PRINCESS SWITCH 2 Has Excellent Christian Values for the Whole Family

PRINCESS SWITCH 2 Has Excellent Christian Values for the Whole Family

By Movieguide® Staff

Editor’s note: This is a portion of our review for THE PRINCESS SWITCH: SWITCHED AGAIN. For the full review, click here. 

In THE PRINCESS SWITCH: SWITCHED AGAIN, Stacy tries to help her friend, Kevin, get back together with Margaret, who’s about to be crowned Queen of Montenaro, but Margaret’s greedy, conniving cousin, Fiona, throws a monkey wrench into Stacy’s plans. Streaming on Netflix, THE PRINCESS SWITCH: SWITCHED AGAIN takes a while to get started, but the movie’s second half is funny, with some good jeopardy, and has an uplifting ending with strong, overt Christian, biblical elements.

The movie opens with Stacy briefly explaining that Margaret, the Duchess of Montenaro, is about to be crowned Queen because the King has died, and her closest male relative has decided he doesn’t want the job. Stacy is actually Margaret’s double, and, in the first movie they had switched places, and Stacy fell in love with Prince Edward of Belgravia, and they married. Meanwhile, Stacy’s widowed friend, Kevin, had fallen for Duchess Margaret.

As the sequel opens, however, it’s been six months since Kevin and Margaret had split up, much to the chagrin of Kevin’s daughter, Olivia. Now, Margaret is about to be crowned Queen of Montenaro because the king has died, and she’s the next one in line for the throne. Kevin thought he had declined Margaret’s invitation to attend the coronation ceremony, but Olivia made sure his RSVP didn’t get mailed.

Olivia and Stacy urge Kevin to attend the coronation ceremony on Christmas Day and try to work things out with Margaret. If you don’t try, you’ll regret it, Stacy points out to Kevin, so he reluctantly agrees.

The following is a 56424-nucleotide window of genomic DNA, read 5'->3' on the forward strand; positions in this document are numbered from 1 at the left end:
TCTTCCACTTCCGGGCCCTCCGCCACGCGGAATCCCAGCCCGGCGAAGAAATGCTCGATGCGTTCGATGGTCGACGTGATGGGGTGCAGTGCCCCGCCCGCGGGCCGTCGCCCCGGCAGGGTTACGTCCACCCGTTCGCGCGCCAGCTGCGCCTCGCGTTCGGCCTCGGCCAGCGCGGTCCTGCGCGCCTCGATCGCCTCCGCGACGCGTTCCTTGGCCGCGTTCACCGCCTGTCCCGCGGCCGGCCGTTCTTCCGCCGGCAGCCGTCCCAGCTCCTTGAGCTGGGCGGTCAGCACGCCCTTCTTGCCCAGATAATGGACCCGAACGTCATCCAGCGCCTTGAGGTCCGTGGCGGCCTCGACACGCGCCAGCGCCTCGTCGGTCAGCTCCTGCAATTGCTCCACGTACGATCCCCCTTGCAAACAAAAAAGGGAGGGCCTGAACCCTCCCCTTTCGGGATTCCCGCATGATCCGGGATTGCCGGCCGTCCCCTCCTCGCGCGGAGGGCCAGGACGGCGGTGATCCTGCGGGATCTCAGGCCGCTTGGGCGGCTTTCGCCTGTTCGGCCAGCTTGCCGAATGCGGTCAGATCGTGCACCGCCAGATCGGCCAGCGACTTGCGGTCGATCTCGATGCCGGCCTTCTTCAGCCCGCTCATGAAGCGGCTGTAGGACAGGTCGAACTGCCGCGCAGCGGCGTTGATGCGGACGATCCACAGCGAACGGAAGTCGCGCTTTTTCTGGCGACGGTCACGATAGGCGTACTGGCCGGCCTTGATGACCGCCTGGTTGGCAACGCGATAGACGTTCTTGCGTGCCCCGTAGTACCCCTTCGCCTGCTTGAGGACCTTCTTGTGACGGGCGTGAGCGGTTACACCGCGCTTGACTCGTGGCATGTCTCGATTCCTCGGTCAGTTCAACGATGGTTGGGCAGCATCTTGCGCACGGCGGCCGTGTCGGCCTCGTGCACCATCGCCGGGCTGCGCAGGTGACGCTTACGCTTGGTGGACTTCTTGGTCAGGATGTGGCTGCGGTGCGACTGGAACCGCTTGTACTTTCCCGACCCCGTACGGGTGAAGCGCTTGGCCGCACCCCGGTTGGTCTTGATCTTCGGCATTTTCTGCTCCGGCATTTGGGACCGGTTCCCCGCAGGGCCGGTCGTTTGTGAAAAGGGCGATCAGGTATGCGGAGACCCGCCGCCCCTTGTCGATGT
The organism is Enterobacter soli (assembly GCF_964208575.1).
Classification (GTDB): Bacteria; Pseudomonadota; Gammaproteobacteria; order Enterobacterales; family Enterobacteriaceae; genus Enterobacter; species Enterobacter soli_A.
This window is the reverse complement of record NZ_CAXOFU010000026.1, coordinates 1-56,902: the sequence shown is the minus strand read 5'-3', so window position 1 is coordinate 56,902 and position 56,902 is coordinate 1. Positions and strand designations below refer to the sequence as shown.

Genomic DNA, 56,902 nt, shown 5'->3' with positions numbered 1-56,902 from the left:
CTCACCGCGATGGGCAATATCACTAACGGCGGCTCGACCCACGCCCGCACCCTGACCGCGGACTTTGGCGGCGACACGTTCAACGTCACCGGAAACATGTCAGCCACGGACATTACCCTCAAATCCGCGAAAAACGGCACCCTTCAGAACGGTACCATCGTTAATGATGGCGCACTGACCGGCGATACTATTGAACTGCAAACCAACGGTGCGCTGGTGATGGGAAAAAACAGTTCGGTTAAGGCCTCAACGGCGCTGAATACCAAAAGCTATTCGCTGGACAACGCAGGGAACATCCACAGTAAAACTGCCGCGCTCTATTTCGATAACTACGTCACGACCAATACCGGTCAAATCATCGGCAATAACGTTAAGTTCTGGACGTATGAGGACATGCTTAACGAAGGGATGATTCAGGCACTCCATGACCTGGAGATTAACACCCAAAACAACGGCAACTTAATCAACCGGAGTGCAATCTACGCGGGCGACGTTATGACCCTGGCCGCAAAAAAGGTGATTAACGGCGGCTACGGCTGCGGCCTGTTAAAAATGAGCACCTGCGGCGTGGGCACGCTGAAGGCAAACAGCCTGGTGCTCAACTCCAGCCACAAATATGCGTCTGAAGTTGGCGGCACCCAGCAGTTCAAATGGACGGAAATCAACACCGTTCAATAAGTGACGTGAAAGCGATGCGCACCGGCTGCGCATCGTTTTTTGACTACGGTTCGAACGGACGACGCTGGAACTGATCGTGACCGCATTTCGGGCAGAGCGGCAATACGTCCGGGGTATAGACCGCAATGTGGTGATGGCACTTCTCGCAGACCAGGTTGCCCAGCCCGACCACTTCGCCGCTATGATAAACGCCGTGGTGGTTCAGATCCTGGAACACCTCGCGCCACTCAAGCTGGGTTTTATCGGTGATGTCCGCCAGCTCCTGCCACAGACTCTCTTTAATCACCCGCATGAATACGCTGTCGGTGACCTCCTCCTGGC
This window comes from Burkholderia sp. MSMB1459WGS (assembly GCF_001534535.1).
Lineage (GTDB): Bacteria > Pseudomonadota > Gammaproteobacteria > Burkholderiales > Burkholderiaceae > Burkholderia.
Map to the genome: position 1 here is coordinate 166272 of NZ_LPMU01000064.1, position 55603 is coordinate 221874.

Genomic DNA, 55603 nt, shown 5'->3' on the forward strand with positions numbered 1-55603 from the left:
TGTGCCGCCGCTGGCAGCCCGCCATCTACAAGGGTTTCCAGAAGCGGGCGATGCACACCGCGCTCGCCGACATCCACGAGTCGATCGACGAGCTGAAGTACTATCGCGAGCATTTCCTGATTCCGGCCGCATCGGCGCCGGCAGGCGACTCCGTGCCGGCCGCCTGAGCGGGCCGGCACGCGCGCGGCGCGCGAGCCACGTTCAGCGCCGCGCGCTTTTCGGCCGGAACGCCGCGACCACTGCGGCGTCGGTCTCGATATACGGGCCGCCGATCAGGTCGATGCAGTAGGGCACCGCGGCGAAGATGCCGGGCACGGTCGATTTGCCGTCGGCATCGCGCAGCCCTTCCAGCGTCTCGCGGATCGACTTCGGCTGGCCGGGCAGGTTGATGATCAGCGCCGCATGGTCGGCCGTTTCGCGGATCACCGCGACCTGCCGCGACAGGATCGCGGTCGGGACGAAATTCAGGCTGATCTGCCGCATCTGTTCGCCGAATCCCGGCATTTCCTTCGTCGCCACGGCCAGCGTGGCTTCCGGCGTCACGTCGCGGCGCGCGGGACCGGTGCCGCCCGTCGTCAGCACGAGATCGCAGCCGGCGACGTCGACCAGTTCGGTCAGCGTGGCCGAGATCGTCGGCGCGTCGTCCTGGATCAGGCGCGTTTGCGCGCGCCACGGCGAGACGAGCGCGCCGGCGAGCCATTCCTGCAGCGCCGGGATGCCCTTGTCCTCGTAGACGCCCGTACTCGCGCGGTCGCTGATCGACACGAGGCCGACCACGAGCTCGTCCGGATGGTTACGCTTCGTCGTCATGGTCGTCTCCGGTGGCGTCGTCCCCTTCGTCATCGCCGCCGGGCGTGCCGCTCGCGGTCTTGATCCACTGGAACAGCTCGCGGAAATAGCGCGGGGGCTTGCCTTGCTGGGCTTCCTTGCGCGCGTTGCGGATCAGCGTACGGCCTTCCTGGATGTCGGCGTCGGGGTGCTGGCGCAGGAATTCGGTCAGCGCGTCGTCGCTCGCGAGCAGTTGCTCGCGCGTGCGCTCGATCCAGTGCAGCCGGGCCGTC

Once in Montenaro, however, it proves difficult for Kevin and Margaret to get together. Also, Tony, Margaret’s financial advisor for the country’s finances, keeps intruding, because it’s clear he’s also interested in Margaret.

Stacy convinces Margaret to switch places again for one short day so that Margaret can have some alone time with Kevin to work out their differences. However, Margaret’s snarky, conniving blonde cousin, Fiona, throws a monkey wrench into that plan. Fiona’s actions result in some unexpected complications that even impact Stacy’s marriage to Prince Edward.

Of course, the switched identities plot of SWITCHED AGAIN is pretty improbable, but that’s okay, because viewers aren’t supposed to take it seriously anyway. They’re meant to have fun with the plot. That said, the movie takes a bit to get started. The real jeopardy doesn’t kick in until Stacy and Margaret switch places, and Margaret’s cousin, Fiona, decides to kidnap Margaret so she can steal some of the country’s money and hightail it to an extradition-free country in tropical climes with her two best friends. Once this happens, however, the movie kicks the comedy and jeopardy up a couple notches. As a result, the movie’s second half is funny and suspenseful, with a couple twists that increase the stakes.

Even better, the second half contains some overt Christian, biblical references. For example, the coronation ceremony is supposed to take place in the big Christian cathedral in the capitol, complete with church trappings and priests. Here, the movie reflects the traditional Christian concept of monarchy throughout history, where the King or Queen rules only under the authority of God, and where the King or Queen are considered servants of the people rather than vice versa. This part of the movie is very inspiring and well done. Also, a priest performs a quick marriage ceremony in the movie’s second half and makes a direct reference to what Jesus says about marriage in Chapter 19 of Matthew. The movie also takes place during Christmas time. It includes a couple great lines from the wonderful Christmas carol, “God Rest Ye Merry Gentlemen,” referring to Jesus Christ as our Savior.

All and all, therefore, THE PRINCESS SWITCH: SWITCHED AGAIN is an excellent, entertaining representation of Christian, biblical values for families during Christmas season.